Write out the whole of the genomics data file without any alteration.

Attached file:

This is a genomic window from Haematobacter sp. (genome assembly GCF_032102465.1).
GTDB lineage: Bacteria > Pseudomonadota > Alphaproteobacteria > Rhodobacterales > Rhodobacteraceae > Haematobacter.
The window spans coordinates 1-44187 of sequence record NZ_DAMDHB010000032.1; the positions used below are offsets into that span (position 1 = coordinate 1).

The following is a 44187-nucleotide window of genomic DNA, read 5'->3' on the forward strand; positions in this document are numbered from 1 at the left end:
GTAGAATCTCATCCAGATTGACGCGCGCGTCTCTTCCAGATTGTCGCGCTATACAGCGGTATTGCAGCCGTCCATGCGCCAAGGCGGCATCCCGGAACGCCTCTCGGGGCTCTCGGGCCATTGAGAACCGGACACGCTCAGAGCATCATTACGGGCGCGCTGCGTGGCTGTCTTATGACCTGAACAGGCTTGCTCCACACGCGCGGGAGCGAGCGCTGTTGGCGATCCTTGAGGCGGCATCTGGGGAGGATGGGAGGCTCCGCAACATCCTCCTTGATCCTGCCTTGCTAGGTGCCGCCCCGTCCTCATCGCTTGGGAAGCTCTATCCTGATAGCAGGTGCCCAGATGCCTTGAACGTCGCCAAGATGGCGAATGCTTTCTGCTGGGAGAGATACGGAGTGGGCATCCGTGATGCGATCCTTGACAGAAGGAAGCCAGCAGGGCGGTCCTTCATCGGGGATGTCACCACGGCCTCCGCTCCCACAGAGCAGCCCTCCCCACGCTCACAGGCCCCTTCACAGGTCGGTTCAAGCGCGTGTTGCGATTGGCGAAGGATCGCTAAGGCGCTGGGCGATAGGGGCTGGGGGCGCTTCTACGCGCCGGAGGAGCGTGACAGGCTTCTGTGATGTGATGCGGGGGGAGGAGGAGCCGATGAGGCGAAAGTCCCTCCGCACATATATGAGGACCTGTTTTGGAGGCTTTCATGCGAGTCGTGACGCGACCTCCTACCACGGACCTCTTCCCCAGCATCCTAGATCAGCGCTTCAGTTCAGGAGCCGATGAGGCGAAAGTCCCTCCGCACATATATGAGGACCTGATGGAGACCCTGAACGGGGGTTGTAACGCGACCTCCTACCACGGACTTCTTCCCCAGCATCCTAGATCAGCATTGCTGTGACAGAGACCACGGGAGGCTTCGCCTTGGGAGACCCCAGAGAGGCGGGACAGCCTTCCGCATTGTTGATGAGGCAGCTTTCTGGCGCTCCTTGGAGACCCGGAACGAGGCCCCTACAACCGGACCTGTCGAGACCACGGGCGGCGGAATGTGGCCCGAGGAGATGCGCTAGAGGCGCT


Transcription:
This is a genomic window from Haematobacter sp. (genome assembly GCF_032102465.1).
GTDB lineage: Bacteria > Pseudomonadota > Alphaproteobacteria > Rhodobacterales > Rhodobacteraceae > Haematobacter.
The window spans coordinates 1-44187 of sequence record NZ_DAMDHB010000032.1; the positions used below are offsets into that span (position 1 = coordinate 1).

The following is a 44187-nucleotide window of genomic DNA, read 5'->3' on the forward strand; positions in this document are numbered from 1 at the left end:
GTAGAATCTCATCCAGATTGACGCGCGCGTCTCTTCCAGATTGTCGCGCTATACAGCGGTATTGCAGCCGTCCATGCGCCAAGGCGGCATCCCGGAACGCCTCTCGGGGCTCTCGGGCCATTGAGAACCGGACACGCTCAGAGCATCATTACGGGCGCGCTGCGTGGCTGTCTTATGACCTGAACAGGCTTGCTCCACACGCGCGGGAGCGAGCGCTGTTGGCGATCCTTGAGGCGGCATCTGGGGAGGATGGGAGGCTCCGCAACATCCTCCTTGATCCTGCCTTGCTAGGTGCCGCCCCGTCCTCATCGCTTGGGAAGCTCTATCCTGATAGCAGGTGCCCAGATGCCTTGAACGTCGCCAAGATGGCGAATGCTTTCTGCTGGGAGAGATACGGAGTGGGCATCCGTGATGCGATCCTTGACAGAAGGAAGCCAGCAGGGCGGTCCTTCATCGGGGATGTCACCACGGCCTCCGCTCCCACAGAGCAGCCCTCCCCACGCTCACAGGCCCCTTCACAGGTCGGTTCAAGCGCGTGTTGCGATTGGCGAAGGATCGCTAAGGCGCTGGGCGATAGGGGCTGGGGGCGCTTCTACGCGCCGGAGGAGCGTGACAGGCTTCTGTGATGTGATGCGGGGGGAGGAGGAGCCGATGAGGCGAAAGTCCCTCCGCACATATATGAGGACCTGTTTTGGAGGCTTTCATGCGAGTCGTGACGCGACCTCCTACCACGGACCTCTTCCCCAGCATCCTAGATCAGCGCTTCAGTTCAGGAGCCGATGAGGCGAAAGTCCCTCCGCACATATATGAGGACCTGATGGAGACCCTGAACGGGGGTTGTAACGCGACCTCCTACCACGGACTTCTTCCCCAGCATCCTAGATCAGCATTGCTGTGACAGAGACCACGGGAGGCTTCGCCTTGGGAGACCCCAGAGAGGCGGGACAGCCTTCCGCATTGTTGATGAGGCAGCTTTCTGGCGCTCCTTGGAGACCCGGAACGAGGCCCCTACAACCGGACCTGTCGAGACCACGGGCGGCGGAATGTGGCCCGAGGAGATGCGCTAGAGGCGCT